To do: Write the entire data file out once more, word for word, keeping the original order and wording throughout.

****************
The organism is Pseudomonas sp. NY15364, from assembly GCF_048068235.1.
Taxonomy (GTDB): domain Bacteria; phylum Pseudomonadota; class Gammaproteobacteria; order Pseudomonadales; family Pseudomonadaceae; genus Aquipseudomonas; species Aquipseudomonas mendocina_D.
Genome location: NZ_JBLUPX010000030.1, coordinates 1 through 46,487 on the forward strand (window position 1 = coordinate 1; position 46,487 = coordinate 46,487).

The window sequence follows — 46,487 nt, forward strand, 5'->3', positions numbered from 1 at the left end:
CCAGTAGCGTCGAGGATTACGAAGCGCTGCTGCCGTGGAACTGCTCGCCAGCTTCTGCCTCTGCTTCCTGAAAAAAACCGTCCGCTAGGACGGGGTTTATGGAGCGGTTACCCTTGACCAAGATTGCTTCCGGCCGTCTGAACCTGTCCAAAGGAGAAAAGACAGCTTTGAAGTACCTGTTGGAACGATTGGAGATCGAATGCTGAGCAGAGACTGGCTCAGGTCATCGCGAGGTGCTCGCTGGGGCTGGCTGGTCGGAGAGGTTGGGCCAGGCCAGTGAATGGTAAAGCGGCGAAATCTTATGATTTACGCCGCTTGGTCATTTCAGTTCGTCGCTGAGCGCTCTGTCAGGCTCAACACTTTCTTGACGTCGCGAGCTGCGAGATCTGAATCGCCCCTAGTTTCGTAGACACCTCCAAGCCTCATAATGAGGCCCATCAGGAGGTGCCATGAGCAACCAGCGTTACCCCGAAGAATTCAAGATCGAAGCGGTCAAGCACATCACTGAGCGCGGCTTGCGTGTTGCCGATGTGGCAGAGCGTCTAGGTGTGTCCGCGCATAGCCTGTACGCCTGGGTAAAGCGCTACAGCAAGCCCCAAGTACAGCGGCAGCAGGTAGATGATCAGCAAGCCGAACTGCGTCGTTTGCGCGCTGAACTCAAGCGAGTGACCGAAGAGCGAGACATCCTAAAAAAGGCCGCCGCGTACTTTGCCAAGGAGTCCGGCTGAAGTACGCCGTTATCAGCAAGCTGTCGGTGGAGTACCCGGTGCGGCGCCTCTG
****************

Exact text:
The organism is Pseudomonas sp. NY15364, from assembly GCF_048068235.1.
Taxonomy (GTDB): domain Bacteria; phylum Pseudomonadota; class Gammaproteobacteria; order Pseudomonadales; family Pseudomonadaceae; genus Aquipseudomonas; species Aquipseudomonas mendocina_D.
Genome location: NZ_JBLUPX010000030.1, coordinates 1 through 46,487 on the forward strand (window position 1 = coordinate 1; position 46,487 = coordinate 46,487).

The window sequence follows — 46,487 nt, forward strand, 5'->3', positions numbered from 1 at the left end:
CCAGTAGCGTCGAGGATTACGAAGCGCTGCTGCCGTGGAACTGCTCGCCAGCTTCTGCCTCTGCTTCCTGAAAAAAACCGTCCGCTAGGACGGGGTTTATGGAGCGGTTACCCTTGACCAAGATTGCTTCCGGCCGTCTGAACCTGTCCAAAGGAGAAAAGACAGCTTTGAAGTACCTGTTGGAACGATTGGAGATCGAATGCTGAGCAGAGACTGGCTCAGGTCATCGCGAGGTGCTCGCTGGGGCTGGCTGGTCGGAGAGGTTGGGCCAGGCCAGTGAATGGTAAAGCGGCGAAATCTTATGATTTACGCCGCTTGGTCATTTCAGTTCGTCGCTGAGCGCTCTGTCAGGCTCAACACTTTCTTGACGTCGCGAGCTGCGAGATCTGAATCGCCCCTAGTTTCGTAGACACCTCCAAGCCTCATAATGAGGCCCATCAGGAGGTGCCATGAGCAACCAGCGTTACCCCGAAGAATTCAAGATCGAAGCGGTCAAGCACATCACTGAGCGCGGCTTGCGTGTTGCCGATGTGGCAGAGCGTCTAGGTGTGTCCGCGCATAGCCTGTACGCCTGGGTAAAGCGCTACAGCAAGCCCCAAGTACAGCGGCAGCAGGTAGATGATCAGCAAGCCGAACTGCGTCGTTTGCGCGCTGAACTCAAGCGAGTGACCGAAGAGCGAGACATCCTAAAAAAGGCCGCCGCGTACTTTGCCAAGGAGTCCGGCTGAAGTACGCCGTTATCAGCAAGCTGTCGGTGGAGTACCCGGTGCGGCGCCTCTG